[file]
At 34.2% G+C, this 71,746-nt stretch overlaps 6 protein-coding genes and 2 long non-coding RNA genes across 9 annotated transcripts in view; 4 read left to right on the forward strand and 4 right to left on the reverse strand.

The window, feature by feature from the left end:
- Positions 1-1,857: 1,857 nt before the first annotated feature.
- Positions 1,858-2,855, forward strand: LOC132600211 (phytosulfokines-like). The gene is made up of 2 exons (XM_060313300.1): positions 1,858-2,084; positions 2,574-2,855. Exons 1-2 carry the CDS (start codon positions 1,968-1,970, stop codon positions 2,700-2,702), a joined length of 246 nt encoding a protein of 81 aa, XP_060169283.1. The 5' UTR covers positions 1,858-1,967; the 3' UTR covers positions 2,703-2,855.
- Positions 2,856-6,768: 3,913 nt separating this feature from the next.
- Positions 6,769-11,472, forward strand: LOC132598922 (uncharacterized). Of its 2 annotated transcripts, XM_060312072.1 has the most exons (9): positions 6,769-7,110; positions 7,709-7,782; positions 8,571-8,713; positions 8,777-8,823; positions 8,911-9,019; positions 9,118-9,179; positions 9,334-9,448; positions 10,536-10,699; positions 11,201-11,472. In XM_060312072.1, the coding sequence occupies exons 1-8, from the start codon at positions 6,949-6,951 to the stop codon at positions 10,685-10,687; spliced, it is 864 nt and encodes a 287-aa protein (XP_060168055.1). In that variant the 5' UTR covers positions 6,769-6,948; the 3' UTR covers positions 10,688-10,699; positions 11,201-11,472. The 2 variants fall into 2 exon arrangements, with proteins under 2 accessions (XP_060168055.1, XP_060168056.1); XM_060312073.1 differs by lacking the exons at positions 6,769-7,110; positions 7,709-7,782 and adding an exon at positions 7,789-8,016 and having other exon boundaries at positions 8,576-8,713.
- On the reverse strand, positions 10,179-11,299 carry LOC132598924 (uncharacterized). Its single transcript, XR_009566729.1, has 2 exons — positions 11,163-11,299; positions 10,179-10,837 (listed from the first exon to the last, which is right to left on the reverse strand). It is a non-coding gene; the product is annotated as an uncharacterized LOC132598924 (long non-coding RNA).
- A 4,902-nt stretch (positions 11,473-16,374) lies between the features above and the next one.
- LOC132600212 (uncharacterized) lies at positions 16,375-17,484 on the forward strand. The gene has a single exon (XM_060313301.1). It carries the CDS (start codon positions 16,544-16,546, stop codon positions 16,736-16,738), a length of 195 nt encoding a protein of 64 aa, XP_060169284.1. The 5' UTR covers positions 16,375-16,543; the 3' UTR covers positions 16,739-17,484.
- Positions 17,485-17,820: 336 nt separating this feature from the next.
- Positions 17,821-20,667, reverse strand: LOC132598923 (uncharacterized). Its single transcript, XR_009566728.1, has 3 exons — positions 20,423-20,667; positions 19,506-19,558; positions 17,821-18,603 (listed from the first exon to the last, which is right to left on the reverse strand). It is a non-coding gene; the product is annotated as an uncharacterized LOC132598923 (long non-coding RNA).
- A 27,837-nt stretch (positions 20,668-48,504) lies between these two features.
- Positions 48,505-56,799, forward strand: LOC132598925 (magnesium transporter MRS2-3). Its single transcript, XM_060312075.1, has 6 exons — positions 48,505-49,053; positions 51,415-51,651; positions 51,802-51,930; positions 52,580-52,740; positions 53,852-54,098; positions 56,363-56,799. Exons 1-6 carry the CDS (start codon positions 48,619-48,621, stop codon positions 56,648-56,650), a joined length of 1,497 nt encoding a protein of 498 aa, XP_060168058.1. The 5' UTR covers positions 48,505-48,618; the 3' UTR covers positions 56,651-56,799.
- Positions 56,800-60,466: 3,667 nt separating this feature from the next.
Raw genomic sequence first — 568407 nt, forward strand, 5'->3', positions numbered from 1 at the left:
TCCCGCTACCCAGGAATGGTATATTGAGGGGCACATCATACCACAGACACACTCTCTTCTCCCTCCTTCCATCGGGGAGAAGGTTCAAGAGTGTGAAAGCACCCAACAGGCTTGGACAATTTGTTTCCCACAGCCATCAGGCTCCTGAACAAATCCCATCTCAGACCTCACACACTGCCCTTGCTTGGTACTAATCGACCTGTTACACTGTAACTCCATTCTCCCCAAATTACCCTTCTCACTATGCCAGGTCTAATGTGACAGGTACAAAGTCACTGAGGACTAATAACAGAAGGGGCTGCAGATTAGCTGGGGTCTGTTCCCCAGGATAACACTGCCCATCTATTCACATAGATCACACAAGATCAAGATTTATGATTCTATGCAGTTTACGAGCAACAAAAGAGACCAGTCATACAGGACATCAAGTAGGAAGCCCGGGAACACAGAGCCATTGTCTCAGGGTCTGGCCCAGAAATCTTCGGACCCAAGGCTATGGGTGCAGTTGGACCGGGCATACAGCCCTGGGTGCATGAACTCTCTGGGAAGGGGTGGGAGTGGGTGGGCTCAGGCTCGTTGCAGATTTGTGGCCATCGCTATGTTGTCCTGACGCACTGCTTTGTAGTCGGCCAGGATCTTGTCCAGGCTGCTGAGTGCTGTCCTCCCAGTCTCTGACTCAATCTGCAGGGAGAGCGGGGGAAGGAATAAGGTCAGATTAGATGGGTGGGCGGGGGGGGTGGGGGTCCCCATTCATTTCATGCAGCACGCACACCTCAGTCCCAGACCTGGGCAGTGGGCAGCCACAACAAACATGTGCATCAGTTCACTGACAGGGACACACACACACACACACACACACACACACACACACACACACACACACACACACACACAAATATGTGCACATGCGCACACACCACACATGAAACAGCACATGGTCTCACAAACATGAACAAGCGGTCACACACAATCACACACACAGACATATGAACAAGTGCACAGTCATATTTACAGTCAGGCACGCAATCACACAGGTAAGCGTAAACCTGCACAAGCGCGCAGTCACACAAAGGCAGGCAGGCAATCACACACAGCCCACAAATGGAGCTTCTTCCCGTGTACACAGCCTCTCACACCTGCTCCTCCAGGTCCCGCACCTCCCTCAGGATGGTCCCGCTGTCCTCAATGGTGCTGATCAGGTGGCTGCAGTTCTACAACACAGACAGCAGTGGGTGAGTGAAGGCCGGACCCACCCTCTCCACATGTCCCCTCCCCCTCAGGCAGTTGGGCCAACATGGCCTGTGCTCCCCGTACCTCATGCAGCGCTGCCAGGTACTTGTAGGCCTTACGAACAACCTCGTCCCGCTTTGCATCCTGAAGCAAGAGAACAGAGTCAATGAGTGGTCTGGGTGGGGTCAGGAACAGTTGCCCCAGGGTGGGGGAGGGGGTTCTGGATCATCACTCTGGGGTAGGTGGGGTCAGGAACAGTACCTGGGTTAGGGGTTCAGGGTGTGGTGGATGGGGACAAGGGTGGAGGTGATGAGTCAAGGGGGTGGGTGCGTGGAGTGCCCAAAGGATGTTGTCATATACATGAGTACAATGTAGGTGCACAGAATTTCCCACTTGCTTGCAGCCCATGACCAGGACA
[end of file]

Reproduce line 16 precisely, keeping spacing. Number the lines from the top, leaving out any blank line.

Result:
TCCCGCTACCCAGGAATGGTATATTGAGGGGCACATCATACCACAGACACACTCTCTTCTCCCTCCTTCCATCGGGGAGAAGGTTCAAGAGTGTGAAAGCACCCAACAGGCTTGGACAATTTGTTTCCCACAGCCATCAGGCTCCTGAACAAATCCCATCTCAGACCTCACACACTGCCCTTGCTTGGTACTAATCGACCTGTTACACTGTAACTCCATTCTCCCCAAATTACCCTTCTCACTATGCCAGGTCTAATGTGACAGGTACAAAGTCACTGAGGACTAATAACAGAAGGGGCTGCAGATTAGCTGGGGTCTGTTCCCCAGGATAACACTGCCCATCTATTCACATAGATCACACAAGATCAAGATTTATGATTCTATGCAGTTTACGAGCAACAAAAGAGACCAGTCATACAGGACATCAAGTAGGAAGCCCGGGAACACAGAGCCATTGTCTCAGGGTCTGGCCCAGAAATCTTCGGACCCAAGGCTATGGGTGCAGTTGGACCGGGCATACAGCCCTGGGTGCATGAACTCTCTGGGAAGGGGTGGGAGTGGGTGGGCTCAGGCTCGTTGCAGATTTGTGGCCATCGCTATGTTGTCCTGACGCACTGCTTTGTAGTCGGCCAGGATCTTGTCCAGGCTGCTGAGTGCTGTCCTCCCAGTCTCTGACTCAATCTGCAGGGAGAGCGGGGGAAGGAATAAGGTCAGATTAGATGGGTGGGCGGGGGGGGTGGGGGTCCCCATTCATTTCATGCAGCACGCACACCTCAGTCCCAGACCTGGGCAGTGGGCAGCCACAACAAACATGTGCATCAGTTCACTGACAGGGACACACACACACACACACACACACACACACACACACACACACACACACACACACACACAAATATGTGCACATGCGCACACACCACACATGAAACAGCACATGGTCTCACAAACATGAACAAGCGGTCACACACAATCACACACACAGACATATGAACAAGTGCACAGTCATATTTACAGTCAGGCACGCAATCACACAGGTAAGCGTAAACCTGCACAAGCGCGCAGTCACACAAAGGCAGGCAGGCAATCACACACAGCCCACAAATGGAGCTTCTTCCCGTGTACACAGCCTCTCACACCTGCTCCTCCAGGTCCCGCACCTCCCTCAGGATGGTCCCGCTGTCCTCAATGGTGCTGATCAGGTGGCTGCAGTTCTACAACACAGACAGCAGTGGGTGAGTGAAGGCCGGACCCACCCTCTCCACATGTCCCCTCCCCCTCAGGCAGTTGGGCCAACATGGCCTGTGCTCCCCGTACCTCATGCAGCGCTGCCAGGTACTTGTAGGCCTTACGAACAACCTCGTCCCGCTTTGCATCCTGAAGCAAGAGAACAGAGTCAATGAGTGGTCTGGGTGGGGTCAGGAACAGTTGCCCCAGGGTGGGGGAGGGGGTTCTGGATCATCACTCTGGGGTAGGTGGGGTCAGGAACAGTACCTGGGTTAGGGGTTCAGGGTGTGGTGGATGGGGACAAGGGTGGAGGTGATGAGTCAAGGGGGTGGGTGCGTGGAGTGCCCAAAGGATGTTGTCATATACATGAGTACAATGTAGGTGCACAGAATTTCCCACTTGCTTGCAGCCCATGACCAGGACA